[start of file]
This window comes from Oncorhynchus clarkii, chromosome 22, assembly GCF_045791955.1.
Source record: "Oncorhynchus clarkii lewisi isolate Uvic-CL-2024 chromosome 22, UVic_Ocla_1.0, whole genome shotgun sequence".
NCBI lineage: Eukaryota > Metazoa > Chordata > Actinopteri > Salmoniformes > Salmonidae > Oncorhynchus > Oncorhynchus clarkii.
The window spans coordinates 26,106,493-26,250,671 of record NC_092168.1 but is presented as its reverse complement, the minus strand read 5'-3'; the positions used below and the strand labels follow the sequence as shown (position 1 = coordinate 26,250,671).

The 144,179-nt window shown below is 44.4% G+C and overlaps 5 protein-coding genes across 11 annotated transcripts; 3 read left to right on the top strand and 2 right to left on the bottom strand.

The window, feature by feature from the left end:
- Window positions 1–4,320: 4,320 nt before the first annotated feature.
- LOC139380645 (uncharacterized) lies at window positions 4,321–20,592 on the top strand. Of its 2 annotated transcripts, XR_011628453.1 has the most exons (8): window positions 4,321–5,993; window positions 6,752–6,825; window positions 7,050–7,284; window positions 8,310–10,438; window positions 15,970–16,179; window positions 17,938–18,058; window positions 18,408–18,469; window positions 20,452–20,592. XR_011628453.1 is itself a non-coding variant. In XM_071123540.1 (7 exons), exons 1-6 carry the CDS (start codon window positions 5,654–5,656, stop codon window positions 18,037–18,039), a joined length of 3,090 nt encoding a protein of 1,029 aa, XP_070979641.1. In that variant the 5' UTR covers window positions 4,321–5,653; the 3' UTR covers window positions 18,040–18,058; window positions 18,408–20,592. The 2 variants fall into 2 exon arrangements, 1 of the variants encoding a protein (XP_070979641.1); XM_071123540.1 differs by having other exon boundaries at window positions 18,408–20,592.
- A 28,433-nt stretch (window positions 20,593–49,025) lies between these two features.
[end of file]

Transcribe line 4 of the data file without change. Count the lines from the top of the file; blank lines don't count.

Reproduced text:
The window spans coordinates 26,106,493-26,250,671 of record NC_092168.1 but is presented as its reverse complement, the minus strand read 5'-3'; the positions used below and the strand labels follow the sequence as shown (position 1 = coordinate 26,250,671).